exertional demands of light work given the evidence of record that he required
“an assistive device,” namely “a cane.”
2. Whether the ALJ erred by failing to consider or even mention Edward
Winston’s obesity or its effects on his medical impairments, as required by
III. Standard of Review.
Scope of Judicial Review.
In reviewing claims brought under the Social Security Act, this Court's role is a
limited one. Specifically, the Court's review is limited to determining: 1) whether the
decision is supported by substantial evidence, and 2) whether the correct legal standards
were applied. See, 42 U.S.C. § 405(g); Jones v. Apfel, 190 F.3d 1224, 1228 (11th Cir.
1999); Martin v. Sullivan, 894 F.2d 1520, 1529 (11th Cir. 1990). Thus, a court may not
decide the facts anew, reweigh the evidence, or substitute its judgment for that of the
Commissioner. Miles v. Chater, 84 F.3d 1397, 1400 (11th Cir. 1996); Sewell v. Bowen,
792 F.2d 1065, 1067 (11th Cir. 1986). Rather, the Commissioner's findings of fact must
be affirmed if they are based upon substantial evidence. Lewis v. Callahan, 125 F.3d
1436, 1440 (11th Cir. 1997); Chater, 84 F.3d at 1400; Brown v. Sullivan, 921 F.2d 1233,
1235 (11th Cir. 1991). See also, Martin v. Sullivan, 894 F.2d 1520, 1529 (11th Cir.
1990)(“Even if the evidence preponderates against the Secretary's factual findings, we
must affirm if the decision reached is supported by substantial evidence.”); Bloodsworth
v. Heckler, 703 F.2d 1233, 1239 (11th Cir. 1983) (finding that substantial evidence is
defined as “more than a scintilla but less than a preponderance,” and consists of “such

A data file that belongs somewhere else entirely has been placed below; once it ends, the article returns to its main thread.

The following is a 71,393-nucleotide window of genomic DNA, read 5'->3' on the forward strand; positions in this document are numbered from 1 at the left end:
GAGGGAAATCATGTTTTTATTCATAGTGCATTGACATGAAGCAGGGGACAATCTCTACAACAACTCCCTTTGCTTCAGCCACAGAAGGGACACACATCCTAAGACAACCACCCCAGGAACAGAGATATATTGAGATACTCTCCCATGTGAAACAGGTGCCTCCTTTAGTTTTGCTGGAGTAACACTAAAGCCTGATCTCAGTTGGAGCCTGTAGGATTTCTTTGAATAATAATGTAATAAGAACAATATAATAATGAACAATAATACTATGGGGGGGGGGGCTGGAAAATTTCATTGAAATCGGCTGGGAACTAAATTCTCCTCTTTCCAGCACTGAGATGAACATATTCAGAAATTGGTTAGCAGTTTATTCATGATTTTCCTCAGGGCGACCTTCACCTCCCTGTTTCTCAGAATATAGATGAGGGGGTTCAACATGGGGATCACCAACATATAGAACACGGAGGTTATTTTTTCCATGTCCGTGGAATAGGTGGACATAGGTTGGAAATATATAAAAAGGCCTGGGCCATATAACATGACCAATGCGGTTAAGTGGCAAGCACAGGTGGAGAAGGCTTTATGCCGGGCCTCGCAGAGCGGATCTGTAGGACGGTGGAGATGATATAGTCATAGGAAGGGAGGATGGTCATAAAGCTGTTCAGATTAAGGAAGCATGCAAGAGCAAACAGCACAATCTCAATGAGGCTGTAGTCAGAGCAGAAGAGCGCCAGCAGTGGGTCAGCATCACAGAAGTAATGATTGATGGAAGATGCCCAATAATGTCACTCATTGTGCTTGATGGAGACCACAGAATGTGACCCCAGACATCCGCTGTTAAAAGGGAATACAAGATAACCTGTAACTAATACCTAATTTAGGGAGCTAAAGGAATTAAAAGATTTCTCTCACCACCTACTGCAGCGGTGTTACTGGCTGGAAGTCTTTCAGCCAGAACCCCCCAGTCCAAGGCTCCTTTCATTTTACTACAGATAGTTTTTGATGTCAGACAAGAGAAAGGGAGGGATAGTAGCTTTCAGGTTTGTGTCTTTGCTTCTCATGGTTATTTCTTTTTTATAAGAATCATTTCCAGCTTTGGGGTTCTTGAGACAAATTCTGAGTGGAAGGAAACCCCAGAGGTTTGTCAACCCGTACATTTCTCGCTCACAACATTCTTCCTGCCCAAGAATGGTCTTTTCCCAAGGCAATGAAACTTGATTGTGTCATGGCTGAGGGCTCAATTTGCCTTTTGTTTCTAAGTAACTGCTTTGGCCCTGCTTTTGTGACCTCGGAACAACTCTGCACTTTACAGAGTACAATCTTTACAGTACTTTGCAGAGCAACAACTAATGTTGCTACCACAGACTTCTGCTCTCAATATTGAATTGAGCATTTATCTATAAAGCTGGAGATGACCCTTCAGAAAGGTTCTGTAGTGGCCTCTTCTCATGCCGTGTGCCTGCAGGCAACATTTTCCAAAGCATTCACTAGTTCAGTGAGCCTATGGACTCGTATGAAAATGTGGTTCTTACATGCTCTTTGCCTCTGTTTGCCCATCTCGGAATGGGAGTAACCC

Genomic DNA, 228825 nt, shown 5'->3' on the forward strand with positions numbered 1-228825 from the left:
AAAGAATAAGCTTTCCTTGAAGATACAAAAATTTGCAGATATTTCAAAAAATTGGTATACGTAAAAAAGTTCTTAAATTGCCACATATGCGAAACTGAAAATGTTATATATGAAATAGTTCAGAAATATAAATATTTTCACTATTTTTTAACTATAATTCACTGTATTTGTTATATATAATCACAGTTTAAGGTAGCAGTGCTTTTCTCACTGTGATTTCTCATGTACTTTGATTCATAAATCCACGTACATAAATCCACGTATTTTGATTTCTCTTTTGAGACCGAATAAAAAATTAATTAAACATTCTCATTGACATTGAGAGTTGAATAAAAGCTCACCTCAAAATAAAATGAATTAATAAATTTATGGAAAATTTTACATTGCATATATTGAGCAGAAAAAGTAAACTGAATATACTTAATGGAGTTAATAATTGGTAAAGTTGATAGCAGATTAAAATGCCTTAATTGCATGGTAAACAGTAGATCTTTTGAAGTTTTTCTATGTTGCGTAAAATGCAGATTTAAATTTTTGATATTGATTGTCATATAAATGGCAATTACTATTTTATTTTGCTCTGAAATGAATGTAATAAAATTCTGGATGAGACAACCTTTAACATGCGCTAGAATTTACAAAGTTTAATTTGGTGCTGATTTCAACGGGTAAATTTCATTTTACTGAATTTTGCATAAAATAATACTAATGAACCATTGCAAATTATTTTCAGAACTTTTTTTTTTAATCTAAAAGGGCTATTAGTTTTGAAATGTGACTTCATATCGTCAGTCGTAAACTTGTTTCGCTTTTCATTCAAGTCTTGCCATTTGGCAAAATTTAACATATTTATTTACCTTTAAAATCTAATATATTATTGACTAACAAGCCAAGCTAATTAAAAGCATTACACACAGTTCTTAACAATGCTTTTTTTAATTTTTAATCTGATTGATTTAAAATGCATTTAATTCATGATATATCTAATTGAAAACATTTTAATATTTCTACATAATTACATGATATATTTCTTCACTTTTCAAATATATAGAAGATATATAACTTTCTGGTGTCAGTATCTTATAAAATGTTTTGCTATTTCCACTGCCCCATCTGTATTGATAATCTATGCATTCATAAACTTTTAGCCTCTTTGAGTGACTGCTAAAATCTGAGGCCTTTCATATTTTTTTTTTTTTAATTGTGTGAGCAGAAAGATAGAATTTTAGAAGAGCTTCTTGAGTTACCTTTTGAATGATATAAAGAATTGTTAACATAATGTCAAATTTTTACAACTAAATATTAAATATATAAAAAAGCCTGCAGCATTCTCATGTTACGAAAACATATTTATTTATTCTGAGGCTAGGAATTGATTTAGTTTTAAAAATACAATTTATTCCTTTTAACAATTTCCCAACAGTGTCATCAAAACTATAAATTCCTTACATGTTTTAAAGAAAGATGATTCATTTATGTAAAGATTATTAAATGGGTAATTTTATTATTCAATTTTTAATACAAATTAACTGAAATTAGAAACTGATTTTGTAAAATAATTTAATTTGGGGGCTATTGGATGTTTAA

relevant evidence as a reasonable person would accept as adequate to support a
conclusion[ ]”). In determining whether substantial evidence exists, a court must view the
record as a whole, taking into account evidence favorable as well as unfavorable to the
Commissioner's decision. Lynch v. Astrue, 358 Fed.Appx. 83, 86 (11th Cir. 2009);
Martino v. Barnhart, 2002 WL 32881075, * 1 (11th Cir. 2002); Chester v. Bowen, 792
F.2d 129, 131 (11th Cir. 1986). Even where there is substantial evidence to the contrary
of the ALJ's findings, the ALJ decision will not be overturned where “there is
substantially supportive evidence” of the ALJ's decision. Barron v. Sullivan, 924 F.2d
227, 230 (11th Cir. 1991).
The ALJ is responsible for determining a claimant's RFC, an ingrained principle of
Social Security law. See 20 C.F.R. § 416.946(c) (“If your case is at the administrative
law judge hearing level under § 416.1429 or at the Appeals Council review level under §
416.1467, the administrative law judge or the administrative appeals judge at the Appeals
Council (when the Appeals Council makes a decision) is responsible for assessing your
residual functional capacity.”) “Residual functional capacity, or RFC, is a medical
assessment of what the claimant can do in a work setting despite any mental, physical or
environmental limitations caused by the claimant's impairments and related symptoms.”
Peeler v. Astrue, 400 Fed.Appx. 492, 493 n. 2 (11th Cir. Oct.15, 2010), citing 20 C.F.R. §
416.945(a). See also, Hanna v. Astrue, 395 Fed.Appx. 634, 635 (11th Cir. Sept.9, 2010)
(“A claimant's RFC is ‘that which [the claimant] is still able to do despite the limitations
caused by his ... impairments.’”)(quoting Phillips v. Barnhart, 357 F.3d 1232, 1238 (11th
Cir. 2004). “In making an RFC determination, the ALJ must consider all the record
evidence, including evidence of non-severe impairments.” Hanna, 395 Fed.Appx. at 635
(citation omitted); see also 20 C.F.R. § 416.945(a)(1) (“We will assess your residual
functional capacity based on all the relevant evidence in your case record.”); 20 C.F.R. §
416.945(a)(3) (“We will assess your residual functional capacity based on all of the